On some level, most every company thinks of themselves as customer centered. But are they really?
Cynical as this may sound, customer centricity is often a low-grade form of self-deception, where false comfort comes from the belief that we know our customers when in fact we’re merely perpetuating mythologies. Thus, our customer knowledge becomes an artifact of our own internal biases and anecdotal experiences, distorted reflections of who we’d like our customers to be, not who they are in fact.
Customer centricity can become the flag that we wave even when our behaviors are to the contrary.
Which is why it’s so important to suspend these biases and assumptions—a challenge in its own right!—to get to know your customers for real. To develop the institutional empathy that allows us to see their needs beyond what may be false conceptions.
Many times, this means bringing in third-parties—agencies, consultancies and the like—to introduce a layer of objectivity and dispassion to a process that may otherwise be burdened by confirmation biases that creep in when we use facts selectively to gird hidebound hypotheses.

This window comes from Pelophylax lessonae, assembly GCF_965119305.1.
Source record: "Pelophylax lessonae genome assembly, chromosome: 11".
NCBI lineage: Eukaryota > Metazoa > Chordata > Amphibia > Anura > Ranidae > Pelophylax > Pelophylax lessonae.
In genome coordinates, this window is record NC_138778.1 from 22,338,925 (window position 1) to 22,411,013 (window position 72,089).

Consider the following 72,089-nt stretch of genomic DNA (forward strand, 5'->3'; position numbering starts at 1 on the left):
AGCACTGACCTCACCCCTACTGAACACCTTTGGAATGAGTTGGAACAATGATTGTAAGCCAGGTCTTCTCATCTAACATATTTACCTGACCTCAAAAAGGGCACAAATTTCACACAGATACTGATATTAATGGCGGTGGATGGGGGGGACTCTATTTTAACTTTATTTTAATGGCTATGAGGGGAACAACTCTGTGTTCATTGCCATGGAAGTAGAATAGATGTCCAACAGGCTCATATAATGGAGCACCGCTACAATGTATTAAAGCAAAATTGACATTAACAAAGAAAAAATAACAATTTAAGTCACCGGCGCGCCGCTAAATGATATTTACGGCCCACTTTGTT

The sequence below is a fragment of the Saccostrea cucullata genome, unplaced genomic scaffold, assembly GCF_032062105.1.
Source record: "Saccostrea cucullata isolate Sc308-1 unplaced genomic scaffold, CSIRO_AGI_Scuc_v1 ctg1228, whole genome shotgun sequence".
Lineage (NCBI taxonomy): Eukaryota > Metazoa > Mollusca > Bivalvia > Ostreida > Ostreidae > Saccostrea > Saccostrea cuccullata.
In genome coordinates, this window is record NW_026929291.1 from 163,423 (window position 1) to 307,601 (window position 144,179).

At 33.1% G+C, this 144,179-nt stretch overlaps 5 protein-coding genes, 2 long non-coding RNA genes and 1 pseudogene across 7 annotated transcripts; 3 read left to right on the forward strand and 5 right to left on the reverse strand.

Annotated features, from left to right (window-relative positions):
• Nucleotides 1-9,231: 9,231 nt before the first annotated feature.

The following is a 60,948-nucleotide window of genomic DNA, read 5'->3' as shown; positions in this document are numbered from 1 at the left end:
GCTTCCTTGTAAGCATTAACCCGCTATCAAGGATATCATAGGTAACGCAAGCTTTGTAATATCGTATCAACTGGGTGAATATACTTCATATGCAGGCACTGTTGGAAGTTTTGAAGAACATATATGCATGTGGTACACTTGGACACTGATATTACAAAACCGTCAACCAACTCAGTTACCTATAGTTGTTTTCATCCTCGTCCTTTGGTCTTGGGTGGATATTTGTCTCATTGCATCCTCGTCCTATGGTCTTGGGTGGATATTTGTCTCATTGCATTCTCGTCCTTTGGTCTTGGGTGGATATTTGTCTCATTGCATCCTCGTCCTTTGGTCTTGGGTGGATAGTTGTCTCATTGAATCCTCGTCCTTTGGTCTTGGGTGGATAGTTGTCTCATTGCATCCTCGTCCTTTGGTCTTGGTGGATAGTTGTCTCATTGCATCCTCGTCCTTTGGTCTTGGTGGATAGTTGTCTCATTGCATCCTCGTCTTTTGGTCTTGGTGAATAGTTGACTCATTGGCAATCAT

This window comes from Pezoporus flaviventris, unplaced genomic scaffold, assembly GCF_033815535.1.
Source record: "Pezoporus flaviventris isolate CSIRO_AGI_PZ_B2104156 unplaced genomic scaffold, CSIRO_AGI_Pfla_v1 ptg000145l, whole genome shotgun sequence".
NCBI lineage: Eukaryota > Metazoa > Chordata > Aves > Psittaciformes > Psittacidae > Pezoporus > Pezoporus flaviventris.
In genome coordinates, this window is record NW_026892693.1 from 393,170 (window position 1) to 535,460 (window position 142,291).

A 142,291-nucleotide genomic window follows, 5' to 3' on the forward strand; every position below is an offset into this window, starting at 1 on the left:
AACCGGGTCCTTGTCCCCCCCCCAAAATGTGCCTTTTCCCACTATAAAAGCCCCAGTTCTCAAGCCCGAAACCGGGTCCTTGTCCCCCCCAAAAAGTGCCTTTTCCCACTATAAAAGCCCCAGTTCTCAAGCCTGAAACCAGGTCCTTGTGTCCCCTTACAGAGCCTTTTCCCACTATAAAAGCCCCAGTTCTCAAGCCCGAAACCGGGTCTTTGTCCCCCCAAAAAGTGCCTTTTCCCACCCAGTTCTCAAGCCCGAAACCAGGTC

The best of these partners will approach customer insight from the perspective of ethnography, a close cousin of anthropology, which focuses on observing customers in their natural environments and reading between the lines of what customers tell us explicitly and what they demonstrate implicitly.
It’s a form of walking in a customers’ shoes, understanding their needs, goals and motivations without the gauzy filter of own stubborn biases or the limitation that customers are often inarticulate about or wholly unaware of what they want and need.
Last week marked the passing of Nell Harper Lee, the beloved author of To Kill a Mockingbird and (if you exclude Go Set a Watchman, which many will) perhaps the most famous one-hit wonder of all time.
In her magnum opus, Atticus Finch tells his daughter Scout:
“You never really understand a person until you consider things from his point of view … until you climb into his [or her] skin and walk around in it.”
Good advice for customer experience and for life.